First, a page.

Running At Sea: An Odd Way To Stay Shipshape

Yes, I actually exercised on my last cruise. Now that we’ve gotten that bombshell out of the way, we can move onto talking about one of the strangest sensations at sea: running.

Personally, I prefer to run on a dedicated track or trail rather than a treadmill. For me, there’s something about physically traveling a specific distance that motivates me and gives me the boost I need to go on. In the past I’ve only run around my university’s campus, so I already knew running around the deck of a cruise ship would be odd. Little did I know how odd it would be.

The strangeness of it all began when I left my stateroom in my running shorts, running shoes, an FAU t-shirt, and an iPhone strapped to my arm. This isn’t the look a typical cruise passenger rocks at sea, so it wasn’t a shocker that I got some weird looks from the crew and fellow guests while walking to the upper decks. Next came the stairs. I’m not quitter and I wasn’t about to take an elevator to my workout. This turned out to be a big mistake as I was winded by the time I had finished climbing the 9 decks to the track. Finally, after an adventurous journey to the track, it was time to get moving.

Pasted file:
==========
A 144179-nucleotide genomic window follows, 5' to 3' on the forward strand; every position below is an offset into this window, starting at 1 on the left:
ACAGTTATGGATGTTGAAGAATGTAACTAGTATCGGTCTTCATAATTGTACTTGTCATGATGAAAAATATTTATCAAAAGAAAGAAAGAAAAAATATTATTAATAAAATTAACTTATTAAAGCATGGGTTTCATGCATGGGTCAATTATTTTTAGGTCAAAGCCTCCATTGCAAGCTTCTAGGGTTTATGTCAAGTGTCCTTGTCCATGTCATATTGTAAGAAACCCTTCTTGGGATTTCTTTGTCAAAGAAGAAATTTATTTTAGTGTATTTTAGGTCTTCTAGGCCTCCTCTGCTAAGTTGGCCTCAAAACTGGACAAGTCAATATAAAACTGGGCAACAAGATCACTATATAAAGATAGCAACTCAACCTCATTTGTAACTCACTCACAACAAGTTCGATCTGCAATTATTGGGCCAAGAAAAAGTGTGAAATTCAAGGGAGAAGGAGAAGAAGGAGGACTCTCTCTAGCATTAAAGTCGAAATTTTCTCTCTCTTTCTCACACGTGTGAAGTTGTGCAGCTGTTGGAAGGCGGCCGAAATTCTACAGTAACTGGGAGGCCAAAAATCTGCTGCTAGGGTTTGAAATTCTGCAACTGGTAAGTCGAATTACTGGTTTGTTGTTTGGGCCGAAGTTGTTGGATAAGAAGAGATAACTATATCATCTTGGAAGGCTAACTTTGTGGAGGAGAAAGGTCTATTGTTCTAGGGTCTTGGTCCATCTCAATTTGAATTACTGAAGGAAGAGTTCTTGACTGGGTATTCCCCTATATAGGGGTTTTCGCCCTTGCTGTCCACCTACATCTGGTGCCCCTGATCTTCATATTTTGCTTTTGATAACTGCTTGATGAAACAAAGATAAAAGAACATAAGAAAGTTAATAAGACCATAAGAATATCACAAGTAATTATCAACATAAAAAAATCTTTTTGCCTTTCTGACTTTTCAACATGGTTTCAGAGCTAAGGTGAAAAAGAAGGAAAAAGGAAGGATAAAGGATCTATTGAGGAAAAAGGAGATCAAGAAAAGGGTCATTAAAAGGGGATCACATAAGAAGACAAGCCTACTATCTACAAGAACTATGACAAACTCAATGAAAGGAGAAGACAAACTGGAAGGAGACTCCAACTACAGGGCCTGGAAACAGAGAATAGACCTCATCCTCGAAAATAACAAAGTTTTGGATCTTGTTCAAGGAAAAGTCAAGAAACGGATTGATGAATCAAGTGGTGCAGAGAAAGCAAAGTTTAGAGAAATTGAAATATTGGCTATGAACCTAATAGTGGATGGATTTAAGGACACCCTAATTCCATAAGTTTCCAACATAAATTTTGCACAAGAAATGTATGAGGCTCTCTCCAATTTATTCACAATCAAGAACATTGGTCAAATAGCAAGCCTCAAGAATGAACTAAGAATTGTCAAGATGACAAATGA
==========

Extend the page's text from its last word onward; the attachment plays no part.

As I began my run, I felt confident in myself and felt good running alongside the sea. I was relaxed and moving at a great pace. Suddenly, I rounded the corner and ran into what felt like a brick wall, but was really the wind blowing from the ocean. I had apparently been running into the wind on the starboard side, but didn’t even think about the potential slowdown that awaited me on the port side. Eventually I powered through, but I had lost a bit of energy. As you can imagine, this pattern of bursts of energy and windy slowdowns continued for numerous laps. Finally, I reached around two miles and threw in the towel. I had performed slightly worse than usual, chalking it up to the addition of ocean winds and running on a steel surface. I felt good though and was happy to have run off a few of the calories I no doubtfully gained earlier in the day.

Was running at sea good for me? Yes. Was it as easy as I have experienced on land? No. Will I continue running at sea? Maybe. In all honesty, I think the stairs onboard gave me more of a workout than running.

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Mike Faust

Mike Faust is an avid world traveler, often found traversing city streets in Asia and Europe rather than his home city of Boca Raton. Mike has touched down in 39 countries, set sail on 35 cruises, and flown over 400,000 lifetime miles.